Leroy Clark died as a result of a single stab wound to the heart, inflicted by appellant Homer Franklin in the early morning hours of May 27, 1995. 1
The stabbing occurred during a physical altercation between appellant and the victim, which took place approximately 12 hours after the parties' sons had fought. At the time of the sons' fight, appellant had threatened the victim's son. The fatal stabbing also occurred within an hour of the victim storming into appellant's apartment and frightening appellant's speech-and hearing-impaired wife. A friend of the victim's son testified to seeing appellant and another man run from the site where the witness and the victim's son later found the unarmed, intoxicated victim. Appellant initially told investigating officers that the victim had assaulted him; he concluded his statement with the admission that he had stabbed the victim. Appellant's brother-in-law told investigators that appellant had grabbed the victim by the throat and struggled with him because of their sons' earlier fight. When the victim fell to the ground, appellant told his brother-in-law, "I got him; come on." Appellant gave his knife to his brother-in-law and told him to dispose of it. The jury found appellant guilty of felony murder and solicitation of a felony.
1. Appellant maintains the evidence is not sufficient to authorize the jury's guilty verdict because the State presented no evidence that appellant intended to kill the victim, and did not prove beyond a reasonable doubt that appellant was not justified in using deadly force against the victim.
Appellant was convicted of felony murder. Felony murder does not require proof of malice or the intent to kill, but only that the defendant possessed the requisite criminal intent to commit the underlying felony. Holliman v. State, 257 Ga. 209 (1) (356 SE2d 886) (1987)
. Aggravated assault was alleged to be the underlying felony, and appellant's admission to investigating officers that he intentionally stabbed the victim because the victim was on top of him was evidence of the necessary intent.
As for appellant's contention that the State did not disprove his justification defense beyond a reasonable doubt, the only evidence that appellant stabbed the victim in self-defense came through the testimony of appellant's brother-in-law, who witnessed the fight between appellant and the victim. His trial testimony that appellant was fending off the victim's offensive attack was impeached by his prior statements to the investigating officers. As the assessors of witness credibility, the jury was authorized to believe the brother-in-law's initial statements to law enforcement officers and to give no credence to his contrary trial testimony. Howard v. State, 227 Ga. App. 5 (6)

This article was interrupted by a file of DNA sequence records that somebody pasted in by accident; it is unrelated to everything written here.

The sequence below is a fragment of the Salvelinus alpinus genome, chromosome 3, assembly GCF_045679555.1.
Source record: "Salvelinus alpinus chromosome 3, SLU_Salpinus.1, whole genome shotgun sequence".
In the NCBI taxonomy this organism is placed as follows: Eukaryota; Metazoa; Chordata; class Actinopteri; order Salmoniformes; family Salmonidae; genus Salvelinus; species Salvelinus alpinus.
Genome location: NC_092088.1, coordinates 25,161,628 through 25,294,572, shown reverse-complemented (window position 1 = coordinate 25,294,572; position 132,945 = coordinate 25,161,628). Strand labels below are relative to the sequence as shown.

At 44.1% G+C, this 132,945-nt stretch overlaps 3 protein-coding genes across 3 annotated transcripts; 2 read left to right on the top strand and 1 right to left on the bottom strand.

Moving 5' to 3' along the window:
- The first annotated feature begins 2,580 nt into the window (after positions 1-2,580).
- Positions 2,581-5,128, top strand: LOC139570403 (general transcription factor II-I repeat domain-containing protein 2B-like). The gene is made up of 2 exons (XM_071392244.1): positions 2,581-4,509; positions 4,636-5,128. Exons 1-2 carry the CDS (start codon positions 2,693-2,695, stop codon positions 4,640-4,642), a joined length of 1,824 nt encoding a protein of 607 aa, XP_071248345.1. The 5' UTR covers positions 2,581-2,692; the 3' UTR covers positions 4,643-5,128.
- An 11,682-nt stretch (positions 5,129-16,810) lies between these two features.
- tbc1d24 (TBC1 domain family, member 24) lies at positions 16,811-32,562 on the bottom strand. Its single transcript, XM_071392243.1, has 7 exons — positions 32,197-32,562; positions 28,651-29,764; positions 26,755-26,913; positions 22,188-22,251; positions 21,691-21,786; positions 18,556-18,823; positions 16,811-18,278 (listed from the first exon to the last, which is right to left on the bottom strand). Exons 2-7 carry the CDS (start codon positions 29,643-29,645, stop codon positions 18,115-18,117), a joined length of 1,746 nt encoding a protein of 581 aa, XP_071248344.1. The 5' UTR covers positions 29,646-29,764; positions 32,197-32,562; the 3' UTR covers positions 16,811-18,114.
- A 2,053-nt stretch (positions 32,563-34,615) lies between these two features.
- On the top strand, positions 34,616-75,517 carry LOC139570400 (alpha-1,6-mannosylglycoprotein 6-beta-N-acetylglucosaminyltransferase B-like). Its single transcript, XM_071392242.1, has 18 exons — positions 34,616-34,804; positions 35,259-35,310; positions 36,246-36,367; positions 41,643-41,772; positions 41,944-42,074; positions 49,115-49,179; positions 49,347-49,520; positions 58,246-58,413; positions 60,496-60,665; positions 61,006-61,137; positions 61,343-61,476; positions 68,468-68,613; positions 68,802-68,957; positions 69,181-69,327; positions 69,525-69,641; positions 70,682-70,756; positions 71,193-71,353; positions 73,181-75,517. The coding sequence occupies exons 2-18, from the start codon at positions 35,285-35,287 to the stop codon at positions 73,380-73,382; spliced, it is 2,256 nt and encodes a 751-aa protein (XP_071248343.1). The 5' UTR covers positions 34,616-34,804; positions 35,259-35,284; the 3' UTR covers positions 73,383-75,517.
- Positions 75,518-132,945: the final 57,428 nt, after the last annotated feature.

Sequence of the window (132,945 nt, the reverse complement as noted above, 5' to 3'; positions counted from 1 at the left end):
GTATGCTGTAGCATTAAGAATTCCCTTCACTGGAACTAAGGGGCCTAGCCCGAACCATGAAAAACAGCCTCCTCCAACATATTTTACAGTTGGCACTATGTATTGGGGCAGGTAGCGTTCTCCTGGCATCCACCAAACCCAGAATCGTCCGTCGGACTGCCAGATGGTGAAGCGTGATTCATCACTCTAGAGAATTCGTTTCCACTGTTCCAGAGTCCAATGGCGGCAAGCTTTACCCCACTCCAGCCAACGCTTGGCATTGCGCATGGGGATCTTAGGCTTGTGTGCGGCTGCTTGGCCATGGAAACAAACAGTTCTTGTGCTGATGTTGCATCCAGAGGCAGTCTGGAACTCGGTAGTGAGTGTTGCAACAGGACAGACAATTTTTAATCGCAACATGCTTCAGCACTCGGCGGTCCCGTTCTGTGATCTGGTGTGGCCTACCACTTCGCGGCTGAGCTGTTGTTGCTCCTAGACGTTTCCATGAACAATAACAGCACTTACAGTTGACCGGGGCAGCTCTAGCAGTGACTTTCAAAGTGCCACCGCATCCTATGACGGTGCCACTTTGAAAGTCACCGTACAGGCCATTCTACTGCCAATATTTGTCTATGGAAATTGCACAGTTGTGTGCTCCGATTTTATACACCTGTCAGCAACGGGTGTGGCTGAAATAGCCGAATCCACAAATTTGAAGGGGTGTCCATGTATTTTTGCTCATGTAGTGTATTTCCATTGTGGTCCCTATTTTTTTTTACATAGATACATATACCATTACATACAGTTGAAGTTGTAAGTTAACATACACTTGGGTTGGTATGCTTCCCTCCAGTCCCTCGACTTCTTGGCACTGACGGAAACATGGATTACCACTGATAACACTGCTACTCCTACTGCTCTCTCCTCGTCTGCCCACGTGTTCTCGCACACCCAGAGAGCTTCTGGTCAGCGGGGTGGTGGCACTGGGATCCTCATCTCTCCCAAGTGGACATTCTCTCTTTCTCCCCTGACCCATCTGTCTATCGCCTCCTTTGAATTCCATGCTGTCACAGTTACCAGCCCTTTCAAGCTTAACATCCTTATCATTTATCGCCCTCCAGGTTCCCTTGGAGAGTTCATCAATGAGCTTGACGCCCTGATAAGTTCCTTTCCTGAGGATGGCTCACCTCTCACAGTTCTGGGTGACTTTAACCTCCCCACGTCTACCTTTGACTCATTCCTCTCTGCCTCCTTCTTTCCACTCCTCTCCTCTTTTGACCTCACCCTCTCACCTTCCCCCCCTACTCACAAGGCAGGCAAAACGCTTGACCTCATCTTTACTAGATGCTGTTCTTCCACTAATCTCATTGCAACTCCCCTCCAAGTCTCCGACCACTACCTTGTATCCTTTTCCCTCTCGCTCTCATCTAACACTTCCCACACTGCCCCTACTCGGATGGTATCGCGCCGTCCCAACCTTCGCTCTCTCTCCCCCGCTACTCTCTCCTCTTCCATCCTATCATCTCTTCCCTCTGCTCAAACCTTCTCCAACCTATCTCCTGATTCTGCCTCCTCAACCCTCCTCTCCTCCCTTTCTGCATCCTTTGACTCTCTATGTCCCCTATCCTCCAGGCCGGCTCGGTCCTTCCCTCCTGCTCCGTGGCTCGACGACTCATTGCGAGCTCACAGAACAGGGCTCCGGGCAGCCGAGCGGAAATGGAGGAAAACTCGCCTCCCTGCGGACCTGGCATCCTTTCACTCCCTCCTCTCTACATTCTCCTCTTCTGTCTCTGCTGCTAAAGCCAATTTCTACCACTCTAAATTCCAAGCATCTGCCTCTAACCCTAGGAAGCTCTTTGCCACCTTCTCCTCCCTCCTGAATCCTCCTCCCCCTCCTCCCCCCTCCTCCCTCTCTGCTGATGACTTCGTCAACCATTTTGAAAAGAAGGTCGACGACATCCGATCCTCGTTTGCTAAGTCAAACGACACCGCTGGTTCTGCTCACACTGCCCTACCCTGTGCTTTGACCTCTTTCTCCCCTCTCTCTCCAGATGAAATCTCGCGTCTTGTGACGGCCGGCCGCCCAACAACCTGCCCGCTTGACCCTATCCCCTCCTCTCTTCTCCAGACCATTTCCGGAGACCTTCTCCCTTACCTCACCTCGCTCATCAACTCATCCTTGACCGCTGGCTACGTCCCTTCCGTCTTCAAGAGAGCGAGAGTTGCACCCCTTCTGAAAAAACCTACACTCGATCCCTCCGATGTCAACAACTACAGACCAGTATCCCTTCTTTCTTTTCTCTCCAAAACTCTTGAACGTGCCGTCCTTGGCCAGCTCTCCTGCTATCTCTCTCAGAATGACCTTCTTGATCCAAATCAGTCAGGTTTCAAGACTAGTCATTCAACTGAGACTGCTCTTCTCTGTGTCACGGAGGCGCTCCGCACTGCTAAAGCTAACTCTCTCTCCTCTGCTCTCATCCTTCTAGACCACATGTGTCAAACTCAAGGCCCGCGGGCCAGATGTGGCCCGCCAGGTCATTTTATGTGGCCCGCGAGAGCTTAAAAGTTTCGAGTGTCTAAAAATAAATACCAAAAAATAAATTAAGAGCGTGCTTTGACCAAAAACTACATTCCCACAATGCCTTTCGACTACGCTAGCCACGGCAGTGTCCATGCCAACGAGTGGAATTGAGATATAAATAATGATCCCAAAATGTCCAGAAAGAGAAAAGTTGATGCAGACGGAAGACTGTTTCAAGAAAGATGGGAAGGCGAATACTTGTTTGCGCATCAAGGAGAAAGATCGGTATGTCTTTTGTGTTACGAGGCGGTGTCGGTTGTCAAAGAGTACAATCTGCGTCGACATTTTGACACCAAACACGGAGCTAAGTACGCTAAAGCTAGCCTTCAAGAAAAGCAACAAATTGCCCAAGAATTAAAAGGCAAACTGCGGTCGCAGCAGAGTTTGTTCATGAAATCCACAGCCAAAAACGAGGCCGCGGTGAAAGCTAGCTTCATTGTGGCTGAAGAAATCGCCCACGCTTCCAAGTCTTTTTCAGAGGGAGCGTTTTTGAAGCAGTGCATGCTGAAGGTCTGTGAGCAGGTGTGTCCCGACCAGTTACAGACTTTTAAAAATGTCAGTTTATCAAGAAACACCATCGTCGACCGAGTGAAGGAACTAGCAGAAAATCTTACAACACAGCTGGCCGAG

(a) (488 SE2d 489
) (1997). Furthermore, whether the circumstances of the appellant's confrontation with the victim were such as to excite the fears of the reasonable person that deadly force was necessary to prevent the use of deadly force by the opponent was for the factfinder. Andrews v. State, 267 Ga. 473 (1) (480 SE2d 29) (1997)
. Our review of the evidence persuades us that the evidence presented by the State was sufficient to disprove beyond a reasonable doubt appellant's contention that his use of deadly force was justified and to authorize a rational trier of fact to find appellant guilty beyond a reasonable doubt of felony murder. Id.
2. Appellant also contends that he was convicted of committing a crime in a manner not alleged in the indictment. The indictment alleged that appellant "did unlawfully, with malice aforethought, and while in the commission of a felony, to wit: Aggravated Assault, cause the death of Leroy Clark, a human being, by stabbing the said Leroy Clark with a knife. . . ." A defendant may be convicted of felony murder under an indictment for malice murder where the underlying felony of the felony murder conviction is set forth in a separate count of the indictment or the indictment alleges how the murder was committed. Dunn v. State, 263 Ga. 343 (2) (434 SE2d 60) (1993)
. Since the indictment's malice murder count alleged that appellant caused the victim's death by stabbing him with a knife, it included facts sufficient to notify appellant that he was being charged with the felony of aggravated assault and that the aggravated assault could be the underlying felony for a felony murder conviction. Id.
3. During its deliberations, the jury requested "another definition" of malice murder and felony murder. In response, the trial court recharged the jury on the law of malice murder and felony murder, and overruled appellant's contention that the recharge should have included the law of justification. The trial court did not err by limiting the recharge to the points raised by the jury's inquiry. Sinkfield v. State, 266 Ga. 726 (3) (470 SE2d 649) (1996)
4. Appellant complains that using the aggravated assault of the victim as the underlying felony supporting appellant's felony murder conviction violated his constitutional guarantees of due process, trial by jury, and the presumption of innocence, and diminished the State's burden of proof. We thoroughly examined whether an independent felony was necessary to sustain a felony murder conviction in Edge v. State, 261 Ga. 865 (414 SE2d 463) (1992)
, and decided the issue adversely to appellant by adopting the partial merger rule, making it permissible to convict a defendant of felony murder with aggravated assault of the victim as the underlying felony. See Lee v. State, 265 Ga. 112 (5) (454 SE2d 761) (1995)
5. Appellant's final contention, that the sentence of life imprisonment he received for felony murder constitutes unconstitutional cruel and unusual punishment because it is disproportionate to the crime committed, will not be addressed as it was not raised in the court below. Williams v. State, 262 Ga. 422 (2) (420 SE2d 301) (1992)